land adjoining the section above granted; the said selection
to be held in trust for said society, and to be selected in
legal subdivisions of surveys, and subject to the approval
of the Secretary of the Interior.
All loyal persons, being heads of families and citizens of
the United States, or members of any tribe at peace with the
United States, having made settlements and improvements as
provided by the pre-emption laws of the United States, and
now residing on the lands provided to be sold by the United
States, in trust for said tribe, as well as upon the said
lands herein granted and sold to the United States, shall
have the privilege, at any time within one year after the
ratification of this treaty, of buying a quarter section each,
at one dollar and twenty-five cents per acre; such quarter
section to be selected according to the legal subdivisions
of surveys, and to include, as far as practicable, the improvements
of the settler.
The Osages being desirous of paying their just debts to James
N. Coffey and A. B. Canville, for advances in provisions,
clothing, and other necessaries of life, hereby agree that
the superintendent of Indian affairs for the southern superintendency
and the agent of the tribe shall examine all claims against
said tribe, and submit the same to the tribe for approval
or disapproval, and report the same to the Secretary of the
Interior, with the proofs in each case, for his concurrence
or rejection; and the Secretary may issue to the claimants
scrip for the claims thus allowed, which shall be receivable
as cash in payment for any of the lands sold in trust for
said tribe: Provided, The aggregate amount thus allowed by
the Secretary of the Interior shall not exceed five thousand
In consideration of the long and faithful services rendered
by Charles Mograin, one of the principal chiefs of the Great
Osages, to the people, and in consideration of improvements
made and owned by him on the land by this treaty sold to the
United States, and in lieu of the provision made in article
fourteen for the half-breed Indians, the heirs of the said
Charles Mograin, dec[ease]d, may select one section of land,
including his improvements, from the north half of said land,
subject to the approval of the Secretary of the Interior,
and upon his approval of such selection it shall be patented
to the heirs of the said Mograin, dec[ease]d, in fee-simple.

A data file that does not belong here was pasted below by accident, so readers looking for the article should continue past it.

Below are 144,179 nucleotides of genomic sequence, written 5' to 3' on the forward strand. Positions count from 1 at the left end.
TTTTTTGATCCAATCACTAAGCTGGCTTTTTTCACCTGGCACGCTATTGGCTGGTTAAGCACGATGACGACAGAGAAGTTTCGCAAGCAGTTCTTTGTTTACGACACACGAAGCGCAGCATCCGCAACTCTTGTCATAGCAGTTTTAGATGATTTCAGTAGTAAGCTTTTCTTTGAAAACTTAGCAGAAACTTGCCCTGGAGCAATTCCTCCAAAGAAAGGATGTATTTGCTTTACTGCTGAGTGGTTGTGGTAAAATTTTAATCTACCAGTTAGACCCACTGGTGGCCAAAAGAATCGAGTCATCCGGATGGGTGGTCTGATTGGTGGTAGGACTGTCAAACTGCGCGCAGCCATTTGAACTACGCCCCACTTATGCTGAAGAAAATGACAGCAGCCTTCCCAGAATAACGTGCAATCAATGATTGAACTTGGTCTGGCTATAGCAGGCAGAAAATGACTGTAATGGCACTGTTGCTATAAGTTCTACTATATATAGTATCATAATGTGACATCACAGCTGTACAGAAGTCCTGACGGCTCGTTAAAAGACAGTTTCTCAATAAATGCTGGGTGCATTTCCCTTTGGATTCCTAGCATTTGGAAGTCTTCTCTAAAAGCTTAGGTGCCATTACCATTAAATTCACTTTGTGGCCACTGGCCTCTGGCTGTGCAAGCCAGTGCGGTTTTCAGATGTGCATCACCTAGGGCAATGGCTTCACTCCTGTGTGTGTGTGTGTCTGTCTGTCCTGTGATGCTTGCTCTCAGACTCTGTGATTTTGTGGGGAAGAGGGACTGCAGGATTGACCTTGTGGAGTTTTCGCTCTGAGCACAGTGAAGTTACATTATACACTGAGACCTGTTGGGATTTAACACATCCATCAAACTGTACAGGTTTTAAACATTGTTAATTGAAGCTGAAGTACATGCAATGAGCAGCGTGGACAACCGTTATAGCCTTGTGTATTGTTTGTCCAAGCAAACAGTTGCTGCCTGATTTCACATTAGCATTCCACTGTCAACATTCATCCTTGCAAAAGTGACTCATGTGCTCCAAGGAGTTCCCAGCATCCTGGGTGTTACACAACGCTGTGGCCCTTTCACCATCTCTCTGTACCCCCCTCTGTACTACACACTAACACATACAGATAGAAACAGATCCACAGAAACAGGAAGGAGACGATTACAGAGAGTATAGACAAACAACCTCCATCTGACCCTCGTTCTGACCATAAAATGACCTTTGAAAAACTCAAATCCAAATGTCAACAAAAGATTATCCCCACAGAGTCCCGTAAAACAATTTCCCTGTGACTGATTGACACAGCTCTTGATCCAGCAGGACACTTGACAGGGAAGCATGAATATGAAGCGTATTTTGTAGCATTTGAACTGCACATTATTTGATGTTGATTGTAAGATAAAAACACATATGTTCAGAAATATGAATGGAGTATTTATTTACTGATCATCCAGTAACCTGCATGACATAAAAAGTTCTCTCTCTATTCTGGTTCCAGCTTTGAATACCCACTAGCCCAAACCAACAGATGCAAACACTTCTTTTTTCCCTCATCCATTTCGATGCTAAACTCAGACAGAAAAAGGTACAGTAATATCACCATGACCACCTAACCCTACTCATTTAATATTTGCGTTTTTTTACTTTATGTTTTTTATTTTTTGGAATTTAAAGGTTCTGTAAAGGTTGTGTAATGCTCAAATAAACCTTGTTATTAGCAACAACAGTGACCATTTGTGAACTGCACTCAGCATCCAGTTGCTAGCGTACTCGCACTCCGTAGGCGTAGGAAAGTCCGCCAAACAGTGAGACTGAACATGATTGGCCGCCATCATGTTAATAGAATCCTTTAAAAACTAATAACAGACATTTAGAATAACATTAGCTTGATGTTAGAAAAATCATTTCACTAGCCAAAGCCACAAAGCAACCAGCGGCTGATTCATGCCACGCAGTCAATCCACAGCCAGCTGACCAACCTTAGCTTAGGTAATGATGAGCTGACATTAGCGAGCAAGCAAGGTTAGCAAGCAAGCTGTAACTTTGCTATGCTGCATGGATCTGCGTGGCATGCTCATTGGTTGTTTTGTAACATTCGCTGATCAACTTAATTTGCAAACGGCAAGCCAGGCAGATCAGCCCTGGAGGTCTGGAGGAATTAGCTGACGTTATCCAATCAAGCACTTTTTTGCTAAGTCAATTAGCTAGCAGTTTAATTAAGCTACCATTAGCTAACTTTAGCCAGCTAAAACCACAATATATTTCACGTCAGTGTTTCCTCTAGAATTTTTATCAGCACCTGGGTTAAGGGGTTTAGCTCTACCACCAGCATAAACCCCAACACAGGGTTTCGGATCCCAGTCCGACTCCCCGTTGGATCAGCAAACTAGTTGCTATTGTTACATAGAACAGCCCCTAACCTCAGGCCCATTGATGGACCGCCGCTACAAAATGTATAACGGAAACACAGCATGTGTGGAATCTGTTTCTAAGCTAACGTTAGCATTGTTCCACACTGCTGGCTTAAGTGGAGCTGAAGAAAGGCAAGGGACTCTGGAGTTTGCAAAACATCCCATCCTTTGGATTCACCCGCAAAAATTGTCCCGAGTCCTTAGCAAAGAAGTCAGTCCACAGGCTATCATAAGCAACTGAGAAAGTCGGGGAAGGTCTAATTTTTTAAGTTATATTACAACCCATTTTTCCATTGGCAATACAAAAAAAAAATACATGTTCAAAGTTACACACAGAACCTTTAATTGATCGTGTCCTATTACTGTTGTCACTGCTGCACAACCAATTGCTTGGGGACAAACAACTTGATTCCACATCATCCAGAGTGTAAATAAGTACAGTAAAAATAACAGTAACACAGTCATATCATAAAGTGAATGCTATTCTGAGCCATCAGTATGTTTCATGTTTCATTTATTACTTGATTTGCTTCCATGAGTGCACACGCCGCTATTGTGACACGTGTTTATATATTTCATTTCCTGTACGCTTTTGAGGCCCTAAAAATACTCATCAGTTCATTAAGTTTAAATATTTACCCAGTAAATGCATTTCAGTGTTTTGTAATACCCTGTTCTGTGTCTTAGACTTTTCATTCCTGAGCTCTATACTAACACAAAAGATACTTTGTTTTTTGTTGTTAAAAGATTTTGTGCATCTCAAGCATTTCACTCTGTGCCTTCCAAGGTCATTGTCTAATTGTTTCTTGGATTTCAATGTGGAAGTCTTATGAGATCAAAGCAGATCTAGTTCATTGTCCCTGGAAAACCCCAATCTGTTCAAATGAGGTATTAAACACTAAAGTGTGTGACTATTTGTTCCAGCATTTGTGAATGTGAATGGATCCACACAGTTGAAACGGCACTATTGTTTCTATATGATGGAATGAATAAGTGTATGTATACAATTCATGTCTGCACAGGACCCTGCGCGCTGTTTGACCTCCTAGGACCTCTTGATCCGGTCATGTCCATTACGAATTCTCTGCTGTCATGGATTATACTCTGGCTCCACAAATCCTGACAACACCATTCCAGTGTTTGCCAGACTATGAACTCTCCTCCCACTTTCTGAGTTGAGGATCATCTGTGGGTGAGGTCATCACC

It is agreed between the parties hereto that the sum of five
hundred dollars shall be set apart each year from the moneys
of said tribe, and paid by the agent to the chiefs.
The Osage Indians being anxious that a school should be established
in their new home, at their request it is agreed and provided
that John Shoenmaker may select one section of land within
their diminished reservation, and upon the approval of such
selection by the Secretary of the Interior, such section of
land shall be set apart to the said Shoenmaker and his successors,
upon condition that the same shall be used, improved, and
occupied for the support and education of the children of
said Indians during the occupancy of said reservation by said
tribe: Provided, That said lands shall not be patented, and
upon the discontinuance of said school shall revert to said
tribe and to the United States as other Indian lands.
It is further agreed that, in consideration of the services
of Darius Rogers to the Osage Indians, a patent shall be issued
to him for one hundred and sixty acres of land, to include
his mill and improvements, on paying one dollar and twenty-five
cents per acre; and said Rogers shall also have the privilege
of purchasing, at the rate of one dollar and twenty-five cents
per acre, one quarter section of land adjoining the tract
above mentioned, which shall be patented to him in like manner;
said lands to be selected subject to the approval of the Secretary
of the Interior.
The Osages acknowledge their dependence on the Government
of the United States, and invoke its protection and care;
they desire peace, and promise to abstain from war, and commit
no depredations on either citizens or Indians; and they further
agree to use their best efforts to suppress the introduction
and use of ardent spirits in their country.
It is agreed that all roads and highways laid out by the
State or General Government shall have right of way through
the remaining lands of said Indians, on the same terms as
are provided by law, when made through lands of citizens of
the United States; and railroad companies, when the lines
of their roads necessarily pass through the lands of said
Indians, shall have right of way upon the payment of fair
Within six months after the ratification of this treaty the
Osage Indians shall remove from the lands sold and ceded in
trust, and settle upon their diminished reservation.
The Osage Indians having no annuities from which it is possible
for them to pay any of the expenses of carrying this treaty
into effect, it is agreed that the United States shall appropriate
twenty thousand dollars, or so much thereof as may be necessary,
for the purpose of defraying the expense of survey and sale
of the lands hereby ceded in trust, which amount so expended